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Measure for Measure

William Shakespeare


Act I, Scenes i-iii

page 1 of 2


The Duke calls Lord Angelo to grant him the temporary leadership of Vienna. Angelo modestly refuses, asking the Duke to test his skill in some smaller way first. The Duke tells him that his mind is already made up, and that he must leave right away.

Meanwhile, on a street, Lucio talks with two other gentlemen about recent events. They joke about the Duke's trip to meet with the King of Hungary and the war being carried out between Hungary and the Viennese city-state. The gentlemen, as soldiers, do not approve of the peace accord being proposed. Lucio compares them to a pirate going "out to sea with the Ten Commandments" having "scraped one out of the table" (I.ii.8-10): "Thou Shalt not Steal." The First Gentleman responds that it is against the pirates' nature to obey such a rule, and likewise it against the soldiers' nature to wish for peace.

The three men are still joking about venereal disease when, quite appropriately, Mistress Overdone approaches. She tells them that Claudio has been carried off to prison for impregnating Juliet. Lucio and the Gentlemen go off to find out more, and Pompey the clown enters.

Pompey tells Mistress Overdone that Claudio has been taken to prison for sexual involvement outside of marriage. Pompey also tells her that a proclamation shutting down all brothels in Vienna's equivalent to a "red-light district" has been issued. Brothels in the city proper are to remain operational, thanks to the political influence of a wealthy investor. Mistress Overdone worries about her business, but Pompey tells her that she will always have customers. They decide to leave just as Claudio approaches, led by the provost.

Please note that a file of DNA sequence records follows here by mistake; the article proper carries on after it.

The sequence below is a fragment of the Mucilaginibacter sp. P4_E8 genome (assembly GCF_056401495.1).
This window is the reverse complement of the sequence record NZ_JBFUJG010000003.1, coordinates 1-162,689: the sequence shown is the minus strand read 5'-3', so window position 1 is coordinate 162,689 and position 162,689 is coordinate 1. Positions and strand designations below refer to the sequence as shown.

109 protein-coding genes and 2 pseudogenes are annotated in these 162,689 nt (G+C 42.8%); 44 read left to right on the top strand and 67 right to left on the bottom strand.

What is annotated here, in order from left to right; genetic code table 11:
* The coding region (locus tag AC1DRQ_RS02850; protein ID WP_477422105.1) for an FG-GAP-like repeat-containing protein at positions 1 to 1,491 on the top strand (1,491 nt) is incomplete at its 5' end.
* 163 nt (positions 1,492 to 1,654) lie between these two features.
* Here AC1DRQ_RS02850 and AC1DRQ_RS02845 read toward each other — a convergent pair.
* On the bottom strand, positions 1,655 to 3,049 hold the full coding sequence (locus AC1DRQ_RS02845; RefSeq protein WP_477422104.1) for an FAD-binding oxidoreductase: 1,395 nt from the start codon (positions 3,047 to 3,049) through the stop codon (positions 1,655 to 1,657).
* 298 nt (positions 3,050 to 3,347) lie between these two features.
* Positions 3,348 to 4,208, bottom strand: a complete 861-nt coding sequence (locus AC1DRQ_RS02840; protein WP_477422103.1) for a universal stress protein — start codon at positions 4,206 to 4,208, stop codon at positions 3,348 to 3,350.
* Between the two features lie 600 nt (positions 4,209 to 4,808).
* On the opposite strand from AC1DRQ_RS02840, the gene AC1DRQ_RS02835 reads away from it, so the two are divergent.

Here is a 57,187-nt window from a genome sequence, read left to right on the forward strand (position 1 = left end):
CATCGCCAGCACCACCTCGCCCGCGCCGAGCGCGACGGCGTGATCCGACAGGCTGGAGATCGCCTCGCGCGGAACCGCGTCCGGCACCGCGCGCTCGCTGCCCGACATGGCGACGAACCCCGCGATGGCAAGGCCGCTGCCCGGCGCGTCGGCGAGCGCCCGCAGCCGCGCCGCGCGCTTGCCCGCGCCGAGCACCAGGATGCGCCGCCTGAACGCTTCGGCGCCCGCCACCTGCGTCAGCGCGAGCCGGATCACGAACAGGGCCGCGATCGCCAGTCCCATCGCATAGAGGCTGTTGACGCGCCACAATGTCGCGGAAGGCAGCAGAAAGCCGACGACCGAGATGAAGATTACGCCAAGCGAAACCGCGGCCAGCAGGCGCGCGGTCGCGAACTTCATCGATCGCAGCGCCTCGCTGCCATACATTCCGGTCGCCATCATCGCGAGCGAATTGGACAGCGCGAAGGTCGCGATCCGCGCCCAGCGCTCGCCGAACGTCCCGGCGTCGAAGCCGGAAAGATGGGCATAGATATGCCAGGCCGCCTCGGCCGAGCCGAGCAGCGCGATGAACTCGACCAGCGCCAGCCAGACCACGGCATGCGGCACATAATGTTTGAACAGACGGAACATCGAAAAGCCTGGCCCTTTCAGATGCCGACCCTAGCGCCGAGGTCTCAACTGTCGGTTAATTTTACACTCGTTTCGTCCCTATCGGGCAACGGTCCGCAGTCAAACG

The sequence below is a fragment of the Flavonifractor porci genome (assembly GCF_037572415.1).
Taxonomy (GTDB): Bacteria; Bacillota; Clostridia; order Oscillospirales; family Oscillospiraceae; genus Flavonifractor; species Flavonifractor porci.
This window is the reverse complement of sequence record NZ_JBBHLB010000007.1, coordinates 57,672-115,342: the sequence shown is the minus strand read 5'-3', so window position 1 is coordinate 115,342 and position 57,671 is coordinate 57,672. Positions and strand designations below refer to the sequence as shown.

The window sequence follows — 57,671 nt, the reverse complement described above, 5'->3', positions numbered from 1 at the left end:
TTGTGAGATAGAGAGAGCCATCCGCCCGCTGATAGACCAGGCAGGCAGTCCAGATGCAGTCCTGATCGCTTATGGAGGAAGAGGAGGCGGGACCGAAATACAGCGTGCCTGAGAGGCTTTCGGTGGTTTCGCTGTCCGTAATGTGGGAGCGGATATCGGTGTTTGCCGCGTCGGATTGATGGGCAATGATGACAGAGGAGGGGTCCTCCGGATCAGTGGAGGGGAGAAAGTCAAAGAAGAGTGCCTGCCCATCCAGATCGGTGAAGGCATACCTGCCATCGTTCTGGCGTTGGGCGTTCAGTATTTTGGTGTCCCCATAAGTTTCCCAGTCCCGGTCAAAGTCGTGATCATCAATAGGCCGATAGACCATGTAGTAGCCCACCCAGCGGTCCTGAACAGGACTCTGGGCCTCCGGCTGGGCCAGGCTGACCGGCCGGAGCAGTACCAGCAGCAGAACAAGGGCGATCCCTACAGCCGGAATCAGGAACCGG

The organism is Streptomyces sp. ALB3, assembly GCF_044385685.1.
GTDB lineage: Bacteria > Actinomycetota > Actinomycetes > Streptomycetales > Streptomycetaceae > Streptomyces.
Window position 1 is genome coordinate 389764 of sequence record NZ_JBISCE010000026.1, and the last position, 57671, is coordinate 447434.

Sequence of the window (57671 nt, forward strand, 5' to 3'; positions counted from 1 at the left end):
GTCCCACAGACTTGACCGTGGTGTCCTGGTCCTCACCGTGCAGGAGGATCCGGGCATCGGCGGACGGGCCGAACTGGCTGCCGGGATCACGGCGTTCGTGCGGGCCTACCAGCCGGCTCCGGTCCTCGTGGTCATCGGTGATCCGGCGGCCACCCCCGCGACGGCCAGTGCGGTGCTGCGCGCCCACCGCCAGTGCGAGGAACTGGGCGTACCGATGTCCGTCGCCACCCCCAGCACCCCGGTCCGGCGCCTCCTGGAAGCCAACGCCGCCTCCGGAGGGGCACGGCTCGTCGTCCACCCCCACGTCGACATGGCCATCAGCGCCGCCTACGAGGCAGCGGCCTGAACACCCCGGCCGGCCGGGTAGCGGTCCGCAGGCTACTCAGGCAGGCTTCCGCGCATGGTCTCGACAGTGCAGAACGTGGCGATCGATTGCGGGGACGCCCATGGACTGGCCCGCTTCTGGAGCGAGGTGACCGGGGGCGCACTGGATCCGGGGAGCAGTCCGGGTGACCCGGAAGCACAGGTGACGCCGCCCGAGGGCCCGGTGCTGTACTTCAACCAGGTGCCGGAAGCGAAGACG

Claudio asks the provost why he is being taken to prison, and the provost replies that he is only following the orders of Lord Angelo. Lucio asks Claudio what he has done; Claudio replies that he has taken too many liberties and is being punished. Lucio asks for the specific offense, and Claudio hesitates.

Lucio guesses the crime, starting with murder and then moving to lechery. When Claudio replies that he is correct, Lucio asks, "Is lechery so looked after?" (I.ii.147), surprised that the penalty should be so high.

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by DanMitchell23, March 21, 2013

A view on Measure for Measure...


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A few things to note...

by Hayley1818, April 23, 2013

It's a good idea to note that Lucio is the one who finds outs that Claudio is being arrested, and Lucio is the one who goes to Isabella, for Claudio, to ask for her help. Lucio's main appearance is basically for comic relief, but he also has a place in the plot line.

It's also a good idea to note that Lucio accompanies Isabella to appeal the release of her brother to Angelo. While Isabella pleads for Claudio's life out of sisterly love, she also can't help but to agree with Angelo that what Claudio did was wrong. Therefore, Isabelle f... Read more


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by Toulgoat, May 05, 2013

Correction: Isabella is not unfailingly virtuous.

Claudio asks Lucio to acquaint Isabella with his fate that she might persuade Angelo for, "in her youth/There is a prone and speechless dialect/Such as move men; beside, she hath prosperous art/When she will play with reason and discourse,/And well she can persuade" [1.2.179-83]. Though Claudio's last remark makes allusion of her astute ability to bend words, it is also used in juxtaposition with her "speechless dialect/Such as move men," referring to sex; Claudio is inferring that Is... Read more


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